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Title: Behaviour of high Mach number boundary layers with sudden pressure gradient changes
Author: Luthman, Elizabeth
ISNI:       0000 0004 2743 743X
Awarding Body: Imperial College London
Current Institution: Imperial College London
Date of Award: 2013
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Hypersonic airbreathing propulsion has been under research since the mid 1960s and will continue to be of interest as the imperative for cheaper, safer and more reliable access to space grows. As such, the compression of high Mach number boundary layers in scramjet intakes is an ongoing field of interest. Even at high Mach numbers, laminar boundary layers under constant conditions are well understood and well represented theoretically. Abrupt changes in pressure gradient, whether from geometry or incident shock waves, cause significant deviation from these theories. This thesis sets out to explore this modification. The chosen, computational investigation used the change between zero and adverse linear constant pressure gradient flows with the computational geometry consisting of a flat plate section and a compression curve. The computations covered a range of adverse pressure gradients [Mathematical equation appears here. To view, please open pdf attachment], Reynolds numbers (Re[Cartesian streamwise distance (m)]0 = 87500 to 90000000) and Mach numbers (4 to 8). The effect of pressure gradient, Reynolds number and Mach number on the equilibrium or non-equilibrium change between pressure gradients was investigated. It was observed that flows of this type can be divided into three sections: a fully developed zero pressure gradient flow, a fully developed adverse pressure gradient flow and an interaction region between the two. The stronger the pressure gradient, the more non-equilibrium the response of the boundary layer to the change in pressure became. Inertial forces came to dominate in the interaction region and viscous effects only reasserted themselves further downstream. This was illustrated by the significant transverse variations in pressure occurring in this interaction region. The investigation is extended to turbulent boundary layers modelled using the Baldwin- Lomax turbulence model.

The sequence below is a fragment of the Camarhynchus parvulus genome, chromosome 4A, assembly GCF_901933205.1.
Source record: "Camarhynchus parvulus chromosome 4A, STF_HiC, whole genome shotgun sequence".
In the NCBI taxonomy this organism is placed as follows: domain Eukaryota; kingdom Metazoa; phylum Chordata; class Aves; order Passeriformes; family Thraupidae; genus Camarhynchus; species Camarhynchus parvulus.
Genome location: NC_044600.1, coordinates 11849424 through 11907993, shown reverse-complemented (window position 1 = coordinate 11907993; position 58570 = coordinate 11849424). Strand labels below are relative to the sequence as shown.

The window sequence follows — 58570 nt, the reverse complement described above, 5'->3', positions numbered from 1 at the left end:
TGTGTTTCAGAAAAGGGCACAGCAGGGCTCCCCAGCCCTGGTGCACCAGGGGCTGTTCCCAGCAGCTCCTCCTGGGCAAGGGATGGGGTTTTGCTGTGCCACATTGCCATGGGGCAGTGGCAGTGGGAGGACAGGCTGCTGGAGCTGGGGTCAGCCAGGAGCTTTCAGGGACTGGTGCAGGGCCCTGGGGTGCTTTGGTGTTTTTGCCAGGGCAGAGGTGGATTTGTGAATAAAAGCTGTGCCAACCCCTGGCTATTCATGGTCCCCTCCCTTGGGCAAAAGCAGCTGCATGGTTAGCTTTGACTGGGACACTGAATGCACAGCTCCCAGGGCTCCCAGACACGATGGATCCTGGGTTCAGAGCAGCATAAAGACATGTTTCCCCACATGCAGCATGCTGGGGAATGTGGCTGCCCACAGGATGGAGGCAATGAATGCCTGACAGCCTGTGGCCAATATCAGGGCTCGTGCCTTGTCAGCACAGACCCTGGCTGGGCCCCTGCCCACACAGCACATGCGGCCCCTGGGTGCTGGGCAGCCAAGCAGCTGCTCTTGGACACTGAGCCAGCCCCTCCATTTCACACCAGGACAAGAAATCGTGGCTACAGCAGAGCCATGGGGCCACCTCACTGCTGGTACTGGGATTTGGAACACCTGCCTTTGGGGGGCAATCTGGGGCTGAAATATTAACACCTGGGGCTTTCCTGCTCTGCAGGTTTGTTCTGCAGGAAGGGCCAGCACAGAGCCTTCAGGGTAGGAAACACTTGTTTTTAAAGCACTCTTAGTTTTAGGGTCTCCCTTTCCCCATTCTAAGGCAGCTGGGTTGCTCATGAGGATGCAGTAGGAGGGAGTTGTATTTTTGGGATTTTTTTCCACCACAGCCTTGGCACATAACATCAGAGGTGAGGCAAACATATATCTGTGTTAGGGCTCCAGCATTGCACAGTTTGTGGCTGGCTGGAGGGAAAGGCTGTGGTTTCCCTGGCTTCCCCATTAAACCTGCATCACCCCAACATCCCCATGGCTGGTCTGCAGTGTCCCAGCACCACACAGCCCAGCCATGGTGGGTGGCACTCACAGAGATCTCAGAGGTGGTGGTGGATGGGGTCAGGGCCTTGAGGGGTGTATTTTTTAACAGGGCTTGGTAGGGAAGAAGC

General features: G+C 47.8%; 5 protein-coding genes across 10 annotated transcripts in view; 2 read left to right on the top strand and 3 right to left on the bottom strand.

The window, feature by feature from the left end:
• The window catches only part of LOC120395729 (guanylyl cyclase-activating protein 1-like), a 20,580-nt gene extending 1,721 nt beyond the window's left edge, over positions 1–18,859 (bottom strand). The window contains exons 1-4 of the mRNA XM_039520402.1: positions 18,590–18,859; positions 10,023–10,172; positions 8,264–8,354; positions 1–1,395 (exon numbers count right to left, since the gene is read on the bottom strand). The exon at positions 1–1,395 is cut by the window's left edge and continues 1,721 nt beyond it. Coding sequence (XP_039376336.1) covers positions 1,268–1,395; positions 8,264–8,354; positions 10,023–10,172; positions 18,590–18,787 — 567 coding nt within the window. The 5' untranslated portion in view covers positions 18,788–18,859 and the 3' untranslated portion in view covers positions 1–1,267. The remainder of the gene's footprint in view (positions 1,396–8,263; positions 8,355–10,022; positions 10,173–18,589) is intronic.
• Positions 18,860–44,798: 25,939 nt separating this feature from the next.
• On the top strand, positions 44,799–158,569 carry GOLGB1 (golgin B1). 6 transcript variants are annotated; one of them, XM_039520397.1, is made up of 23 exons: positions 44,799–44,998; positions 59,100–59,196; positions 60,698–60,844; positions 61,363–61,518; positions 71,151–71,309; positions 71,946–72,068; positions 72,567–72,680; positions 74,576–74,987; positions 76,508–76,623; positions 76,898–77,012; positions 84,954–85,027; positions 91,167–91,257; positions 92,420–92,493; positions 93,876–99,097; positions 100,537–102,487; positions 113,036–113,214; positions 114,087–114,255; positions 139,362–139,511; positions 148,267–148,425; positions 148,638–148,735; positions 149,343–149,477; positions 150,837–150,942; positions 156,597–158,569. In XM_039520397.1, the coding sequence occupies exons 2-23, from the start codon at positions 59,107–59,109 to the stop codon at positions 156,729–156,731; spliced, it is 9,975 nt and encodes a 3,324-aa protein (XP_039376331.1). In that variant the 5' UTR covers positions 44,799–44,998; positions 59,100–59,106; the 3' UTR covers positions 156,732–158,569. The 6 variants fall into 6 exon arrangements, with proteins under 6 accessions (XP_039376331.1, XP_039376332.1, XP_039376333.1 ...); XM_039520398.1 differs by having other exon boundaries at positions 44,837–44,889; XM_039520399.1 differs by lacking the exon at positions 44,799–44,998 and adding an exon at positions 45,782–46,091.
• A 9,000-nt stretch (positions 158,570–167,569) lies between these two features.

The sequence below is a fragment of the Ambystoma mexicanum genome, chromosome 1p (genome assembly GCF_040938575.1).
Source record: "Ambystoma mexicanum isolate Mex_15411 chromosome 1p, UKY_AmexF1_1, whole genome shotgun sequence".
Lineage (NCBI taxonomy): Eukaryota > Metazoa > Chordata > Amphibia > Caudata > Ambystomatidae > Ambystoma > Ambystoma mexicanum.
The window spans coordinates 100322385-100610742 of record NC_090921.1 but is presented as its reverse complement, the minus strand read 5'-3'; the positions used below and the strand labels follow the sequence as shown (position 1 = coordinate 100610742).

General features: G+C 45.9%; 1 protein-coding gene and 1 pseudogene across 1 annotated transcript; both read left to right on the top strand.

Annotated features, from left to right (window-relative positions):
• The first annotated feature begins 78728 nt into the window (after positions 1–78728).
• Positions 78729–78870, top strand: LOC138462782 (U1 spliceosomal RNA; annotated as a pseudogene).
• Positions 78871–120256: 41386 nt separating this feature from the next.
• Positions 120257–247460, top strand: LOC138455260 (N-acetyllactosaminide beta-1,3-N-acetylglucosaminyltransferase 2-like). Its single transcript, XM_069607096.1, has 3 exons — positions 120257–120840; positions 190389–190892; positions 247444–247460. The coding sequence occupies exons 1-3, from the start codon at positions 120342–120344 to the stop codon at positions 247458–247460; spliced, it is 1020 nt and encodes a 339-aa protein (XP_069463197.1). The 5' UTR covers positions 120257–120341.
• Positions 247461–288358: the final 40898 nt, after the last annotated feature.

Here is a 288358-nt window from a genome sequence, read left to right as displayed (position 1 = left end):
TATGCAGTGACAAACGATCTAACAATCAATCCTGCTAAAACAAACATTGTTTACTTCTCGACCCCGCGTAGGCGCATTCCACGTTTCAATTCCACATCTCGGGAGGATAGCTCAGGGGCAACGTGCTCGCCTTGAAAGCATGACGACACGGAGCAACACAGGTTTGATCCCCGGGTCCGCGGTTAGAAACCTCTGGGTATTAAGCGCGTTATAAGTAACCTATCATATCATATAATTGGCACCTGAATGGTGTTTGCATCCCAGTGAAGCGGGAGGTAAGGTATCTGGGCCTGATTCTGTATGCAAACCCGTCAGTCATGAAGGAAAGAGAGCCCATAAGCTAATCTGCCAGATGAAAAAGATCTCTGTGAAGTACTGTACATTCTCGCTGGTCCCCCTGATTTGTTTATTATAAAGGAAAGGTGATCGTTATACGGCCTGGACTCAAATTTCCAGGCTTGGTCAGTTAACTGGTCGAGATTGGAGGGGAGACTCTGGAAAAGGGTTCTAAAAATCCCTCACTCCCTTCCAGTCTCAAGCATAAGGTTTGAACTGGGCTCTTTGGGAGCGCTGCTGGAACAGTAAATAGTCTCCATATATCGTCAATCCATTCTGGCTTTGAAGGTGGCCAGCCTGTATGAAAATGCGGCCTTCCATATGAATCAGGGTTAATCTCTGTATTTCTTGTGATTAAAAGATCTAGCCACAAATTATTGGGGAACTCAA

Supervisor: Hillier, Richard Sponsor: Imperial College London
Qualification Name: Thesis (Ph.D.) Qualification Level: Doctoral